The Impact of Inflation

Comparing a $300,000 sales price in 2005 to a $50,000 purchase price in 1975 without adjusting for inflation is like comparing bananas and cumquats; you are comparing dollars from different eras. Many people forget that, because of inflation, buying a $50,000 home would have been a much greater strain on the average family's budget in 1975 than it would have been in 2005. In fact, spending $50,000 in 1975 was equivalent to spending approximately $180,000 in 2005 dollars. (See 100 Years of Inflation-Adjusted Housing Price History or What Would $10,000 in 19xx be Equivalent to Today?.)

The 100-Year Housing Price Increase/Growth Rate

Finally, most people underestimate the impact of time on the return on their housing investment. That huge increase from $50,000 to $300,000 represents a growth rate of only 6.2%/year when spread over 30 years. (Remember, this is price increase only.)

You might be more interested to know that the average annual home price increase for the U.S. during the whole 1900 - 2012 period was only 3.1%/year -- just a shade better than the inflation rate of 3.0%/year.

Evaluating Home Purchases/Investments is More Complicated than Most People Think

Evaluating a home purchase is not as simple as subtracting the purchase price from the sales price. Doing the evaluation that way overlooks the factors I've listed above -- all of which tend to make the purchase less attractive.

To be fair, there are additional factors that tend to make the purchase more attractive -- especially the facts that a) the purchase price is not all paid at the time of purchase, but in installments, and b) the costs are normally partially offset by the elimination of some other costs (e.g., rent).

We'll look at the impact of some of these factors in more detail in future posts.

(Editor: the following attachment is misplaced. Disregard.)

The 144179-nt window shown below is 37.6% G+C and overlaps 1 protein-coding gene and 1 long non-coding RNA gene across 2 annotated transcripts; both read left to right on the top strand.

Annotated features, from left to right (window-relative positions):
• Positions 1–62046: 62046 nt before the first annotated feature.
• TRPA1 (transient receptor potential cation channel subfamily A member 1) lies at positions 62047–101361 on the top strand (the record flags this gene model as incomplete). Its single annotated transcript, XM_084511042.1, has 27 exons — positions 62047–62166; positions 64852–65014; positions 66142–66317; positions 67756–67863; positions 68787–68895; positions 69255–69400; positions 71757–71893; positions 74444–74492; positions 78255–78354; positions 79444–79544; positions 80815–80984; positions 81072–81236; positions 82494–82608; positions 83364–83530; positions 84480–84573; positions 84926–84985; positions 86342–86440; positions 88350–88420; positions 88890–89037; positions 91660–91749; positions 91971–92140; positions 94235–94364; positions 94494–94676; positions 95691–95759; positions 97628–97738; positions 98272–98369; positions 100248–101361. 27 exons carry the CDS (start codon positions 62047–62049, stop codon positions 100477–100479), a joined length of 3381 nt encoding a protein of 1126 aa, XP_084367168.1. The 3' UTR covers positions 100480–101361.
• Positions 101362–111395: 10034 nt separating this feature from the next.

Related Materials

100 Years of Inflation-Adjusted Housing Price History: similar to this post, but adjusted for inflation.
Housing vs. Stock Market Growth Revisited
Planning to Buy a House Spreadsheet: Downloadable Excel spreadsheet to help you plan for these housing expenses.
The Risks & Disadvantages of Low & No Down Payment Mortgages: Why you should be wary of 0%-5%, and even 10% down mortgages.
Planning to Buy a House discusses additional strategies for becoming a successful homeowner.
Can I Afford this House? (Benchmark): a helpful benchmark to compare yourself against.
Some Other "100-Year" Posts
100 Years of Stock Market History
100 Years of Treasury Bond Interest Rate History
100 Year Decline in Value of a Dollar
100 Years of Inflation History
Data Source
Robert Shiller "Irrational Exuberance" Housing Data: Shiller's housing price index data beginning in 1890.
For lists of other popular posts and an index of posts by subject area see the sidebar to the left or the blog header at the top of the page.

Copyright © 2011. Last modified: 1/27/2013

Share This Article

Delicious Bookmark this on Delicious To share via Facebook, Twitter, etc., see below.

Archives:
100-year history of U.S. real estate/housing prices

4 comments:

  1. Although this is a great post, even history as far back as 100 years for housing or the stock market or bonds as misleading as america dominated through the industrial revolution in that time frame and shifted off the gold standard twice during that time. Also, guess which country went from 20% of the world's wealth to 40% in that timeframe? Our school systems are designed to thrive in the industrial revolution producing lots of factory workers and employees which is perfect for mass production. The problem is in the future in the information age robots, computers and machines are replacing the employer. The EMPLOYEE SURPLUS is a problem, and the EMPLOYER deficit is the problem. Going forward how many more residential houses are they going to make? How many people are going to move to this country?

    A school system or alternative school system that was taught by businessmen and inventors who received a tax break for their business for teaching for example and also received 5% stake in any business that was started by those students, would go a long way towards producing an environment where employers can be created.

    If this doesn't happen, america will most likely decline as many predict due to increased restlessness of the growing unemployed, political upheaval perhaps, and too many houses that too few people can afford as a result of the high unemployment.

    ReplyDelete
  2. Thank you zeitgeist...

    ReplyDelete
  3. Great post. Everyone should read this.

    ReplyDelete

No spam, please! Comment spam will not be published. See comment guidelines here.
Sorry, but I can no longer accept anonymous comments. They're 99% spam.